EMV and NFC is Here. Is your business Ready?
NFC (Near Field Communications) and EMV (Europay MasterCard Visa) also known as Chip and PIN, chip and signature, or or smart card payments are due to take full effect in October 2015. This date has been set by Visa and endorsed by MasterCard is spurred by the fact that the United States is the last major country in the world to adopt this more secure payment technology. This fact has made the US a target for international hackers seeking easy targets for ID theft, credit card fraud, and information harvesting.
Thankfully we are moving forward, the deadline for US acquirers (credit card processors) to enable their systems to not only support EMV transactions but to also utilize dynamic authentication has long passed April 1, 2013 and the deadline for merchants to upgrade their card acceptance methods to support EMV enabled cards is October 2015 - or face a liability shift. The initial implementation of EMV is going to be with Chip and signature. Although the proven and seemingly safest adoption would be to follow the existing European model of Chip and PIN combined with dynamic authentication. This is due to the inability for many smaller platforms to invest in the technology enabling them to support PIN based EMV transactions.
What is Dynamic Authentication?
Dynamic authentication is a process by which a cryptographic message is included with each transaction to make each one completely unique. The combination of contact less chip and PIN transactions coupled with dynamic authentication has proven throughout Europe to greatly reduce the credit card fraud rates experienced by retail merchants and consumers alike.
Why is the U.S. the last major country to adopt EMV chip and PIN/signature payments?
The answer is as simple as it is confusing! It really just comes to money. Business owners and card issuing banks have resisted adoption because of the cost to implement. Business owners will need to upgrade their current payment acceptance methods to include EMV readers and encrypted PIN pads while banks will have to produce the much more expensive chip enabled cards. Ironically these relatively small investments will make huge steps to long term cost savings and in the battle against credit card fraud. If credit card fraud rates in the U.S. are reduced as they were in other countries it would seem that the interchange cost of transactions could be lowered while simultaneously merchants will have much less time and money invested in fighting fraudulent charges and identity theft and counterfeit credit cards.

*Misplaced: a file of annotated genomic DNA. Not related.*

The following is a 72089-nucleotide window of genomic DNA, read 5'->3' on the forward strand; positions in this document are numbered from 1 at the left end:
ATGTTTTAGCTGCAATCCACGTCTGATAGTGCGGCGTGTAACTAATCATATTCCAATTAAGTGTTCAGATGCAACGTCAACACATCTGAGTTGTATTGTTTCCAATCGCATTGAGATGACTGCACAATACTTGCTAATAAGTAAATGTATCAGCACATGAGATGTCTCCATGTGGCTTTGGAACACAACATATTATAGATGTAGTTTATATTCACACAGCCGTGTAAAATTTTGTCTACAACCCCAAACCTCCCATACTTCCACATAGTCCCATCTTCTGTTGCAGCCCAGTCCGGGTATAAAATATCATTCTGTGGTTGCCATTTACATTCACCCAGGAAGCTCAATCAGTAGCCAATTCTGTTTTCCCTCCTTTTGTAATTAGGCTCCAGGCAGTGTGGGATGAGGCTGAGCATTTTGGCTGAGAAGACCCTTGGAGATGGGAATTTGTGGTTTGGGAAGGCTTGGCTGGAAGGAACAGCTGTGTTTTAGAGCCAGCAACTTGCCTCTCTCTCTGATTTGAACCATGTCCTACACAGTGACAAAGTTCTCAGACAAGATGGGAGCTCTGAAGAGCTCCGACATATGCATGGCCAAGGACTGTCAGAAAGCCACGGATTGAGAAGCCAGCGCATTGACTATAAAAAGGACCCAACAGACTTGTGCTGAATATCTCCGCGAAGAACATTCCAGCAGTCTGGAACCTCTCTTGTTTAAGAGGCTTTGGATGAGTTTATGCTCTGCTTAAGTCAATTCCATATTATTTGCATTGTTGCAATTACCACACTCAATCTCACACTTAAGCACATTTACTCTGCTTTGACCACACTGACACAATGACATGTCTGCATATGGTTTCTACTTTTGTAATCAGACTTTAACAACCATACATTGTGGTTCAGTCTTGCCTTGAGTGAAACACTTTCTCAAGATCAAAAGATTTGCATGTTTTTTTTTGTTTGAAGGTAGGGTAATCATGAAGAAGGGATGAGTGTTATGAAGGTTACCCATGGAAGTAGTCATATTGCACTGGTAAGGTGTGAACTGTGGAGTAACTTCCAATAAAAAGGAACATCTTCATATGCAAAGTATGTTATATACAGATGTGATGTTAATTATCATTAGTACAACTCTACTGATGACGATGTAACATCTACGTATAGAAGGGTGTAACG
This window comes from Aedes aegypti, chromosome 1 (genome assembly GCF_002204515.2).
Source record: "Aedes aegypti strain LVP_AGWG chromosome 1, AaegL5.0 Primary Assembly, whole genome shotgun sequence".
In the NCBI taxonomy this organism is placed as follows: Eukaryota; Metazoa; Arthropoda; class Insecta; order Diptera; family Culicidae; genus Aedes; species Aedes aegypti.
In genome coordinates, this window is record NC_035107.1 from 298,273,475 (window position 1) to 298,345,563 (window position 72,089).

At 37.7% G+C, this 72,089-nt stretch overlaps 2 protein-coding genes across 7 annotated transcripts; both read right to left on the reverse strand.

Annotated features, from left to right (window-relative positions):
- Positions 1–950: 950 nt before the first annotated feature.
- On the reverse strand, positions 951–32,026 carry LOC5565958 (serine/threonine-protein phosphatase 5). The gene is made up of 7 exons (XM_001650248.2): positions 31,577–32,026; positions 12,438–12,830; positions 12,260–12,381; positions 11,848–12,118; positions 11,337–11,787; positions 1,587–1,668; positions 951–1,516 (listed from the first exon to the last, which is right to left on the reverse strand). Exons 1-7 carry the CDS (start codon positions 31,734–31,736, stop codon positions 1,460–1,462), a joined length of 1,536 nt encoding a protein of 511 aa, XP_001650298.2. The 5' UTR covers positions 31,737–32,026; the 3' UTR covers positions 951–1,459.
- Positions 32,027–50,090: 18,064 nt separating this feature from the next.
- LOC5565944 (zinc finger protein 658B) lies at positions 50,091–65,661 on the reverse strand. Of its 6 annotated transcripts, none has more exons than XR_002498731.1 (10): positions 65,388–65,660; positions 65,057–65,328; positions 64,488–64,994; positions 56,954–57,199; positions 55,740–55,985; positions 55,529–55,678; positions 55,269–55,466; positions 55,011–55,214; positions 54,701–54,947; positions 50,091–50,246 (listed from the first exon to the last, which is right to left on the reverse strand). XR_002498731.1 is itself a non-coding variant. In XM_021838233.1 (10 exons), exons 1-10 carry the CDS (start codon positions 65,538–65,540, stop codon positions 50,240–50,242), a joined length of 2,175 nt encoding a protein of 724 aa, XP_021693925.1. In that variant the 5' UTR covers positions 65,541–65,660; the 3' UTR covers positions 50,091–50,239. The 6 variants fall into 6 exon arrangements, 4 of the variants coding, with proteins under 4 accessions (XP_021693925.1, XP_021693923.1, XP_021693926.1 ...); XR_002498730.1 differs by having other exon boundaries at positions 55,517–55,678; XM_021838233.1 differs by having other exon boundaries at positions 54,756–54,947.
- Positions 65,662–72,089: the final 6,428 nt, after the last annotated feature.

Why should you care about the October 15, 2015 EMV deadline?
Because the EMV adoption deadline for merchants comes with both benefits and penalties set by Visa and MasterCard to expedite the adoption of this technology. Merchants who embrace EMV technology before the deadline will benefit. One of the biggest benefits is that merchants who are able to generate 75% or more of their sales from EMV capable terminals will be relieved of their need to annually validate PCI compliance. This will not relieve merchants from needing to maintain their PCI compliance standards but will present an annual time and cost savings. Additionally merchants who have installed EMV enabled terminals will receive relief from the PCI audits, fines and fees in the event of a breach. Conversely after the October 2015 deadline merchants who have NOT integrated EMV payment technology at their places of business will have increased liability in the event of a breach. Business owners who choose not to invest in EMV technology will be held liable for all fraudulent transactions that are processed using an EMV card on a non EMV compatible terminal. This liability will include forensic costs, card replacement and the laundry list of other fines and fees that were traditionally charged to the card issuing bank if a merchant was PCI compliant. This liability shift is a stiff incentive for business owners to take the proper steps and enable their payment systems to accept EMV payments.